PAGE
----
Blog a Day Challenge: February Report

January was all about convincing myself that I could indeed find something to write about and produce a blog post every day.

In February I turned my gaze outward and looked at other blogs and bloggers instead of just my blog/myself as blogger. I found a number of blogs that I learned a lot from. I also began reading more articles online about how and why to blog.

Here are my stats for February:

Number of posts written: 31

Shortest post: 215

Longest post: 1,880

Total words written: 20, 455

Average post length: 660

Distribution of posts across my three blogs:

The total of posts here may not equal the number of posts written last month because I occasionally publish the same post on more than one blog. However, I have included each post only once in my total word count.

What I Learned in February

  • Despite February’s being three days shorter than January, I wrote the same number of posts, 31, this month as last. However, my total word count in February was 1,340 more than in January. My average post length went up, from 617 in January to 660 in February. And my longest post in February was 520 words longer than its counterpart in January.
  • One thing I was surprised to learn in my reading about blogging is that some people advocate writing posts longer than the 500–750 words I had long ago read was the optimal post length. So instead of trying to limit myself to 500–750 words, I tried to write longer rather than shorter in February. In January I wrote only four posts of 1,000 words or longer, whereas in February I wrote six posts of 1,000 words or more. But I’m still not convinced that more than 1,000 words is an optimal post length. I’m more comfortable with posts of about 800 words. Although there will inevitably be shorter posts, I’m going to work on writing more posts of about 800 words from now on. And I’m going to think of posts of more than 1,000 words as occasional occurrences, when the subject warrants, rather than as ideals to aim for.

Last month’s featured posts:

1. An Ode to My Bracelet, in Memory of Frayne

Over the last two weeks of February I participated in the WordPress Writing 201: Poetry course. I learned a heck of a lot, even though grinding out a poem that fulfilled three specified criteria didn’t always produce top-quality results. But I’m happy enough with this one to share it.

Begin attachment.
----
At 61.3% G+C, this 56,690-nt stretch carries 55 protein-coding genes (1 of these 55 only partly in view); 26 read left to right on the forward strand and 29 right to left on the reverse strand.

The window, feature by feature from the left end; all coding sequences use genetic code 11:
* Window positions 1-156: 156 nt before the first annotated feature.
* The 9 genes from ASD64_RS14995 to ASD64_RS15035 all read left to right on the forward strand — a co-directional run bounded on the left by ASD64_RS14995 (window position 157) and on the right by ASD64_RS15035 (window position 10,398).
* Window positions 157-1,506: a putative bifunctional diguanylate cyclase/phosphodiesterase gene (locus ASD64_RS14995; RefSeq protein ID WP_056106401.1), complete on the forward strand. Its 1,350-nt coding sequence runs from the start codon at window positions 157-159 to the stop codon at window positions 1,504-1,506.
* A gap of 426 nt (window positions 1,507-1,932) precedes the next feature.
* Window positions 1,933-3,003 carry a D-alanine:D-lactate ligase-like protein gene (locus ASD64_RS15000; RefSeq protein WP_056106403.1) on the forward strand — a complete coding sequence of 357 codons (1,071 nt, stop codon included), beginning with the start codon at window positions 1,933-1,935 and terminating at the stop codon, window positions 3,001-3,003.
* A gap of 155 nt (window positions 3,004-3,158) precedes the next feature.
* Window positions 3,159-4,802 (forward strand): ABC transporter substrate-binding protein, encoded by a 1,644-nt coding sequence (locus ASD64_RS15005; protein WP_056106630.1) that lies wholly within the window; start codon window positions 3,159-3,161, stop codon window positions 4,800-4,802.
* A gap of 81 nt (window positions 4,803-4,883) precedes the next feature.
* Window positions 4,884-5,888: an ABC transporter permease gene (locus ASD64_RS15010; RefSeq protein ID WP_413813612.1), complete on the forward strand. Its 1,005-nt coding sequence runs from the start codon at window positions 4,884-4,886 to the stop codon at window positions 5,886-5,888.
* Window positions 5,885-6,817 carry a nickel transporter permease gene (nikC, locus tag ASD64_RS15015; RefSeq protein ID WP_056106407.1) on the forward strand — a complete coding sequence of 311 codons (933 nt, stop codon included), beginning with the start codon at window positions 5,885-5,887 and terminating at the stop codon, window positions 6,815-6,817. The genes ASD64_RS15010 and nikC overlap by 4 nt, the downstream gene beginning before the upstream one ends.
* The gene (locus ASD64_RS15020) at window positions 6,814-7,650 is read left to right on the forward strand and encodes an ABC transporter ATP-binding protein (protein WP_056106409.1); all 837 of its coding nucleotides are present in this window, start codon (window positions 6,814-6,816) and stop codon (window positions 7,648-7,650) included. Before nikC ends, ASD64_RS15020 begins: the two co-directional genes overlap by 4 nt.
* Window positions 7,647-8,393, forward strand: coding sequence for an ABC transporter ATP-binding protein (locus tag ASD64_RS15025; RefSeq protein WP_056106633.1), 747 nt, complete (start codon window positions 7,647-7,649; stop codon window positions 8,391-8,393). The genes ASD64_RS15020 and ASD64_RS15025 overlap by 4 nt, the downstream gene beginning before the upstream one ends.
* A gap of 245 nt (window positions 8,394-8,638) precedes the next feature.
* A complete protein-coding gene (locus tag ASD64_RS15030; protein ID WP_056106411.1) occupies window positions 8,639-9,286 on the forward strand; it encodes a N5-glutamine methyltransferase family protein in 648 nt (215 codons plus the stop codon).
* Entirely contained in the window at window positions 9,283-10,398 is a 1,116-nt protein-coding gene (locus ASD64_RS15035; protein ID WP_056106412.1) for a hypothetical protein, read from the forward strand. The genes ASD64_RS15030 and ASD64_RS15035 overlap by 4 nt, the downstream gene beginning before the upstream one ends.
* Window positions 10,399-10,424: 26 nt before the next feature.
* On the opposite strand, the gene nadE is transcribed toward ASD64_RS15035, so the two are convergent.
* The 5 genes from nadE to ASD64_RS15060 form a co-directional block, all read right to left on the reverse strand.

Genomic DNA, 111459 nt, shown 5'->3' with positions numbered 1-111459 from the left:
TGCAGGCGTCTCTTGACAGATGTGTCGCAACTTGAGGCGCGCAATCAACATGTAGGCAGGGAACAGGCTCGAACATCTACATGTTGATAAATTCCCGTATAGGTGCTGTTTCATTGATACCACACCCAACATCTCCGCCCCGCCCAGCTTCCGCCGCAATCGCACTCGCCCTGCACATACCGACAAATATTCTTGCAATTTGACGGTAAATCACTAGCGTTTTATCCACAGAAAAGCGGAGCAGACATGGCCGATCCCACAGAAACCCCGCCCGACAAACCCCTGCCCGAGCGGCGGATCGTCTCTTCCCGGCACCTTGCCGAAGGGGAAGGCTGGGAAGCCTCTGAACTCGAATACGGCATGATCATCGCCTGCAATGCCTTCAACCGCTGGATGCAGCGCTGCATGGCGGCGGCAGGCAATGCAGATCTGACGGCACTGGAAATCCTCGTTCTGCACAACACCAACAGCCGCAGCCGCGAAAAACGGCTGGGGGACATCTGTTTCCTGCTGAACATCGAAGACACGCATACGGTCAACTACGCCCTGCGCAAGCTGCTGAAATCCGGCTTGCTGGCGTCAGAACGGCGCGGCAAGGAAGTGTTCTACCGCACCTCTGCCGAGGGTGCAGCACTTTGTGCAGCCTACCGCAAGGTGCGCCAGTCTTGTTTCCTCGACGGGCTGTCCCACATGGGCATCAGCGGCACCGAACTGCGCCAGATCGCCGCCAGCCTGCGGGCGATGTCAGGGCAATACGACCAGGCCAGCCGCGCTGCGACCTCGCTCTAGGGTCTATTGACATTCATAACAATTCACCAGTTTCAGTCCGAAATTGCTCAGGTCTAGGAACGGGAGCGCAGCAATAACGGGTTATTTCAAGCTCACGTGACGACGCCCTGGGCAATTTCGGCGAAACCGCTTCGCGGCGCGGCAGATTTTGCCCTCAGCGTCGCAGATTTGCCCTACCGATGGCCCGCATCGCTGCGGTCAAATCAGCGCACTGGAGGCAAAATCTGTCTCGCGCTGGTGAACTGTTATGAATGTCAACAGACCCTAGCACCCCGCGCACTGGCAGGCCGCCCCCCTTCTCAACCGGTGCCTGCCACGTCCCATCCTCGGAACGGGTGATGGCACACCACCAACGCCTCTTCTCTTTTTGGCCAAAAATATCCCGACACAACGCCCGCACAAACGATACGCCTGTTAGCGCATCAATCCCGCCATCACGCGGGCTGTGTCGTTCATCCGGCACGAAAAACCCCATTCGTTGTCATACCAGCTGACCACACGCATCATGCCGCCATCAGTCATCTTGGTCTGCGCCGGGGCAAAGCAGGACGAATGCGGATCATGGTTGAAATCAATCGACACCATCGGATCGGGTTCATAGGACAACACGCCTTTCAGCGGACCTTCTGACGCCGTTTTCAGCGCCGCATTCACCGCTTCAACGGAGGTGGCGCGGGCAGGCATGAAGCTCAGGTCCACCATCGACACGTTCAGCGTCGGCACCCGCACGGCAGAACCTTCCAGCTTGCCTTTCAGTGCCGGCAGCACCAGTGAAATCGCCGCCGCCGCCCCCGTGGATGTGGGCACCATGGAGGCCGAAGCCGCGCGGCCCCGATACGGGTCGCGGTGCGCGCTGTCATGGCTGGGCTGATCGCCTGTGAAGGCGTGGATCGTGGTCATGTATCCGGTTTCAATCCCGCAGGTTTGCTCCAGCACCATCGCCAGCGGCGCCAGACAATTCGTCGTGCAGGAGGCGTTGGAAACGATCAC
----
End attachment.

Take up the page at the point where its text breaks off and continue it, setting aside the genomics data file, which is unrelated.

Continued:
2. What Your Favorite Books Tell You About Your Writing

Most writers are also avid readers, because the only way to learn about good writing is to read a lot of writing by others. This exercise helps writers to discover what their own areas of passion are by analyzing the books that appeal to them the most. I found it an invaluable discovery.

What advice do you have for me about blogging? I’d especially like to hear your thoughts on the best length for a post.

Cliff House Restaurant

Val DayMy husband F. and I often try to celebrate Valentine’s Day a day early to avoid the restaurant rush. This year F. made a lunch reservation at the Cliff House in Northeast Tacoma:

6300 Marine View Dr, Tacoma, WA 98422
(253) 927–0400

According to the restaurant’s web site, “Since 1925 the Cliff House has been a landmark in the Pacific Northwest.” The Cliff House sits high on a bluff overlooking Commencement Bay and offers lovely views of Mount Rainier, Puget Sound, and the skyline of downtown Tacoma.

One of our neighbors, a native Tacoman, told us that a few years ago the restaurant got quite run down, then was closed for a while before finally reopening with its current decor. This article of March 23, 2012, from our local Tacoma paper, The News Tribune, explains the problems and hails the current decor and food. In another article dated March 31, 2012, the same reviewer goes into more detail about the menu: “The food is precisely what you’d expect from a restaurant with a legacy as the go-to restaurant for celebrations for every generation.”

Like The News Tribune reviewer, we enjoyed the “this-is-why-we-live-here views” from the Cliff House’s upstairs dining room. Here’s the view of Mount Rainier we saw from our table, with Tacoma’s industrial waterfront in the foreground:

Cliff House mtn view

F. and I shared an appetizer of steamed clams, always one of our favorites. We both ordered the grilled salmon, which came with a cucumber-dill yogurt topping that contained small half-slices of cucumber. The salmon was grilled just right: cooked through but not dried out. The whole meal was delicious.